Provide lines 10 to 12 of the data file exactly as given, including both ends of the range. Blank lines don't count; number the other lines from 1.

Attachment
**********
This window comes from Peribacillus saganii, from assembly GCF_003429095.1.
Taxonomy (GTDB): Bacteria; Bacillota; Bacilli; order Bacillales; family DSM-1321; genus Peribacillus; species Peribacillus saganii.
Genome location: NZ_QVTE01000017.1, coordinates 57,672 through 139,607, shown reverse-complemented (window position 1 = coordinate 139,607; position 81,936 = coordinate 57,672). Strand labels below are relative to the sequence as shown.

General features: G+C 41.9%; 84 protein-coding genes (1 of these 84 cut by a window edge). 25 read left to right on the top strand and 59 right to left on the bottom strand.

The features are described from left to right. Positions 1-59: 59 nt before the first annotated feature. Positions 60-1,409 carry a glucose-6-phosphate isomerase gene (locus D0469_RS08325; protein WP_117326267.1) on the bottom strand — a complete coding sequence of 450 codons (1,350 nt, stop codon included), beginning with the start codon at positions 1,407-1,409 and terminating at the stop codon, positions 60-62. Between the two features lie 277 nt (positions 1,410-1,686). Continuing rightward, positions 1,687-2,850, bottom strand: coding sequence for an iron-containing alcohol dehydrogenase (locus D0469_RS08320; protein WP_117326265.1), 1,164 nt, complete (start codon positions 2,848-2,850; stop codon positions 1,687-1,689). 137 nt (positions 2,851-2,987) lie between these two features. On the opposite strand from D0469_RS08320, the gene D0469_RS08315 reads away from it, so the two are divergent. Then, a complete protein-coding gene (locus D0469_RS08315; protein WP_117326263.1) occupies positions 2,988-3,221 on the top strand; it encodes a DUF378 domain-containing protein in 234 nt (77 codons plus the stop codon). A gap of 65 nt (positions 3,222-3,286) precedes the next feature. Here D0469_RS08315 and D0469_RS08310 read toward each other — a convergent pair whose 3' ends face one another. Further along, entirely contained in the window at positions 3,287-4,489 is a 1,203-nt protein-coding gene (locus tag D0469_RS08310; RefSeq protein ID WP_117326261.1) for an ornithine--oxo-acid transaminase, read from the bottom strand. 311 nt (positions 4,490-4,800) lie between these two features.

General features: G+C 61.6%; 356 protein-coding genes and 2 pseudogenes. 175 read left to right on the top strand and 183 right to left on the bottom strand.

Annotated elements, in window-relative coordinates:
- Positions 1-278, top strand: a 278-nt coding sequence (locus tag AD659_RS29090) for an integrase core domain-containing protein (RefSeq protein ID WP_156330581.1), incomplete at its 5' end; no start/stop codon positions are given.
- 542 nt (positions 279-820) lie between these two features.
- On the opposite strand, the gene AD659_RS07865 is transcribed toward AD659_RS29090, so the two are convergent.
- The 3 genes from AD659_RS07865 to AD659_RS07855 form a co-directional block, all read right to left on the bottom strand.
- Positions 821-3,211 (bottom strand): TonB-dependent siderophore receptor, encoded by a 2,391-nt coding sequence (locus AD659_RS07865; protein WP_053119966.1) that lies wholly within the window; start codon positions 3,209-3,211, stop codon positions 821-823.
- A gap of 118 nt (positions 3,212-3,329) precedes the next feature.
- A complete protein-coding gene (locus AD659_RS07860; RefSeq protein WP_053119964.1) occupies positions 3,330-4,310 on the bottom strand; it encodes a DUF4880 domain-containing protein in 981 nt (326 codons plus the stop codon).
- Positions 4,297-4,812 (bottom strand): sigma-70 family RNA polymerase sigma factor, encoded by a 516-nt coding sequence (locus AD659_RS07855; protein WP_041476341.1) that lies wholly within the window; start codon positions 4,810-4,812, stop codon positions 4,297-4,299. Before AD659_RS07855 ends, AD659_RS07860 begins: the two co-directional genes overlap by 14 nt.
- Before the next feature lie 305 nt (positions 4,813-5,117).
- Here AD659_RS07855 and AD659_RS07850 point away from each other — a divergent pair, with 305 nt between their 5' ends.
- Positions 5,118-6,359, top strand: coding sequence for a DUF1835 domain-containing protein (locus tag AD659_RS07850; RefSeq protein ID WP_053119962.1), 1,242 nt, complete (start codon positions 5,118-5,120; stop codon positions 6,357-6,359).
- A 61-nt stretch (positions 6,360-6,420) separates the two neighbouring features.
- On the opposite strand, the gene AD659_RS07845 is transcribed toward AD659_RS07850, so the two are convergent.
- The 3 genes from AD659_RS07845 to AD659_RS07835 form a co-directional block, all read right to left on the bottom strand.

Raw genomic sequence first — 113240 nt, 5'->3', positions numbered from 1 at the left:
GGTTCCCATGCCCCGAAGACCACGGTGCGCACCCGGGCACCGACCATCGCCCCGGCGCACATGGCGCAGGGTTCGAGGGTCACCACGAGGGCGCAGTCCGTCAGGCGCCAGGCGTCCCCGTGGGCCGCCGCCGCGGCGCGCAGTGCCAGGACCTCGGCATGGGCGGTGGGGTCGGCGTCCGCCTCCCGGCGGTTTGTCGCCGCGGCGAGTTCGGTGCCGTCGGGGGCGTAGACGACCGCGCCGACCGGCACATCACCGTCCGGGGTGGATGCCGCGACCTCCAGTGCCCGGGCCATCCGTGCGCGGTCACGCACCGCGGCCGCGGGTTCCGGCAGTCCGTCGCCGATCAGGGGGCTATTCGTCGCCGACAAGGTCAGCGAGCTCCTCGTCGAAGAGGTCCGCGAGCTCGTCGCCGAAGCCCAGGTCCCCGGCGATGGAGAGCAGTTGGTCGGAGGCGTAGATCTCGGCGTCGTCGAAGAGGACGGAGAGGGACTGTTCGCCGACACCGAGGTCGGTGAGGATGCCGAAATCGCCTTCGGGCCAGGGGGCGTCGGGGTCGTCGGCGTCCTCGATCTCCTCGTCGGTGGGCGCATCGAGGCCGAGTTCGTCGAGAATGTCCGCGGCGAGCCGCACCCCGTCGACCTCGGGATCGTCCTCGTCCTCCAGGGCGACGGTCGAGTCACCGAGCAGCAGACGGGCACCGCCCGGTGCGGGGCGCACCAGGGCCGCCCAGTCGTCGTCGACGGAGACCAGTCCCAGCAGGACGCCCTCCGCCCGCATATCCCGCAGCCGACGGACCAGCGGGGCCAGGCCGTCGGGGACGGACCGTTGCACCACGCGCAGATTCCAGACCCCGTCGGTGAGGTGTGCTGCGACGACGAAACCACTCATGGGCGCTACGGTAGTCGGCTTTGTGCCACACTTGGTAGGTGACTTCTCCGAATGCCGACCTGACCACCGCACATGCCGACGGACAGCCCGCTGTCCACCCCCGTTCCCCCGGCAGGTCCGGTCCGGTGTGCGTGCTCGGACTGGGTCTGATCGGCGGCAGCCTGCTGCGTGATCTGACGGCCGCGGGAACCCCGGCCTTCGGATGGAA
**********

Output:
- On the opposite strand, the gene AD659_RS07865 is transcribed toward AD659_RS29090, so the two are convergent.
- The 3 genes from AD659_RS07865 to AD659_RS07855 form a co-directional block, all read right to left on the bottom strand.
- Positions 821-3,211 (bottom strand): TonB-dependent siderophore receptor, encoded by a 2,391-nt coding sequence (locus AD659_RS07865; protein WP_053119966.1) that lies wholly within the window; start codon positions 3,209-3,211, stop codon positions 821-823.